At the power user's site, the conductor of cable 36 (attached to the center tap 29 of the secondary winding 27 at the transformer end) is also grounded 40 at the electrical service entrance and again, if applicable, to a municipal water system, via ground point 42. The neutral conductors on both the primary and secondary sides of transformer 26 are now totally isolated from each other. A spark gap 52 (or other device which can respond to short-term overvoltage conditions) provides a momentary connection between neutral conductor 22 and the transformer case 23, in the event of a fault or surge on the line. Surges are usually caused by lightning. Fault or surge conditions are the only times that an interconnection is made between neutral conductor 22 and ground conductor 50, except at source transformer 16 as hereinabove noted.

Referring now to FIG. 3a, there is shown a schematic diagram of the conductors of an electrical distribution system of the prior art. Hot phase conductors 10, 12 and 14 carry phase currents IA 80, IB 82 and IC 84, respectively. A neutral conductor 22 carries a portion of the imbalance return current IG1 86. Neutral conductor 22 is grounded at a plurality of points 88. A portion of the imbalance return current IG2 90 flows through the earth, represented as conductor 92.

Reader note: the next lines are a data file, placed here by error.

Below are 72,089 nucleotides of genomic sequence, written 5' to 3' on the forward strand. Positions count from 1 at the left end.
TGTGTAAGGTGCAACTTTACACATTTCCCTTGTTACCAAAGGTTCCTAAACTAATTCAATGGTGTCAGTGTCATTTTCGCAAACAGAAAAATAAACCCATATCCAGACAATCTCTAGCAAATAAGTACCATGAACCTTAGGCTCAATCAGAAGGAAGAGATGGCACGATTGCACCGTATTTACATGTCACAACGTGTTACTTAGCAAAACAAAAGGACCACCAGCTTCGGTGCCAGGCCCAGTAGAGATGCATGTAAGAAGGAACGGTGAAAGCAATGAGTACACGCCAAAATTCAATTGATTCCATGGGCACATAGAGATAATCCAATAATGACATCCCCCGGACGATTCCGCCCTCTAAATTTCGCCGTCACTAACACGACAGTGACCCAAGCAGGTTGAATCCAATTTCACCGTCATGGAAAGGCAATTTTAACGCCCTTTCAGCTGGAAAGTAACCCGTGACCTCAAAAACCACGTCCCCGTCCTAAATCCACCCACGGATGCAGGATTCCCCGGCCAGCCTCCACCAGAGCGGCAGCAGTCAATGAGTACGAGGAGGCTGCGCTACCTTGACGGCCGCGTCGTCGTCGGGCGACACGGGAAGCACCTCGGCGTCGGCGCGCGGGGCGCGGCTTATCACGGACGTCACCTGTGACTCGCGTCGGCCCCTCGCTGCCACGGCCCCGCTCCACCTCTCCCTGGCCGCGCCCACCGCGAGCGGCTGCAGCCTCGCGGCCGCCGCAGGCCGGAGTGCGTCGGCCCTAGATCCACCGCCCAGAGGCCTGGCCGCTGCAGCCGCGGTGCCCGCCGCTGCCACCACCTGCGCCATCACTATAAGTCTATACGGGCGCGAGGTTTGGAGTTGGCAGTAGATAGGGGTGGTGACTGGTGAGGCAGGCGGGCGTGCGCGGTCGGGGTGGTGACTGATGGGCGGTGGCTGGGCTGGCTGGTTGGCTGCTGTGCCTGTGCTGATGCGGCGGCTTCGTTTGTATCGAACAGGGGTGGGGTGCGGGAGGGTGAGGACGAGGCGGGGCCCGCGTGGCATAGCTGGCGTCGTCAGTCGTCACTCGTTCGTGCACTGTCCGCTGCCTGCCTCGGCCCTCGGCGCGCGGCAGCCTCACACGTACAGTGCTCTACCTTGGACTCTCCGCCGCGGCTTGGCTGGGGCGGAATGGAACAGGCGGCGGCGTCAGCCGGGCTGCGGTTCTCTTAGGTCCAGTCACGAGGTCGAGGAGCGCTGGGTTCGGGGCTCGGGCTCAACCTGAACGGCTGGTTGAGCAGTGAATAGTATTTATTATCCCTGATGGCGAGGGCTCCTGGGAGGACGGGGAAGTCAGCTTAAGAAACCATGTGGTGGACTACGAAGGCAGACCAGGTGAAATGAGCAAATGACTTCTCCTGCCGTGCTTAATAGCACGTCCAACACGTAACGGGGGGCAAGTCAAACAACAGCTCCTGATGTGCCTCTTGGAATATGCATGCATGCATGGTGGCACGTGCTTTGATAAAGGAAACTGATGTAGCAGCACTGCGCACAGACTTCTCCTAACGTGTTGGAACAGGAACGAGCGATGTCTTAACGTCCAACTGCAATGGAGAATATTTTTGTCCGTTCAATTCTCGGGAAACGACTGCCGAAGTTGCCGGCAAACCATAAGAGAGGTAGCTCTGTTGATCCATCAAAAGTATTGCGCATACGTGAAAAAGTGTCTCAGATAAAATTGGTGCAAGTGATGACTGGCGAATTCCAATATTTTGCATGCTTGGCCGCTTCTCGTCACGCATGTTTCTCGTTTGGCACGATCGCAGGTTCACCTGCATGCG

Current flow in any conductor generates a magnetic field. Each phase hot conductor 10, 12 and 14 generates MFA 94, MFB 96 and MFC 98, respectively. The magnitudes and phases of these MFs 94, 96 and 98 are dependent upon the current being drawn by loads (not shown) supplied by each phase hot conductor 10, 12 and 14, respectively. Imbalance return currents IG1 86 and IG2 90 also generate MFIG1 100 and MFIG2 102, respectively.

The levels of MF near a distribution line are determined by the effectiveness of field reduction, due to the cancellation of fields produced by currents in the individual conductors. To achieve total MF cancellation, two or more fields of equal magnitude and appropriate phase displacement would have to interfere destructively, so that their resultant vector sum is zero. Therefore, a condition for optimal cancellation near a distribution line is that the currents in the conductors have a vector sum of zero. This condition is obtained when the current vector in one conductor is equal to and opposite in direction to the vector sum of the currents in the other conductors. To the extent that the optimal condition is not achieved, only a partial cancellation may be expected; field reduction will be less than optimal.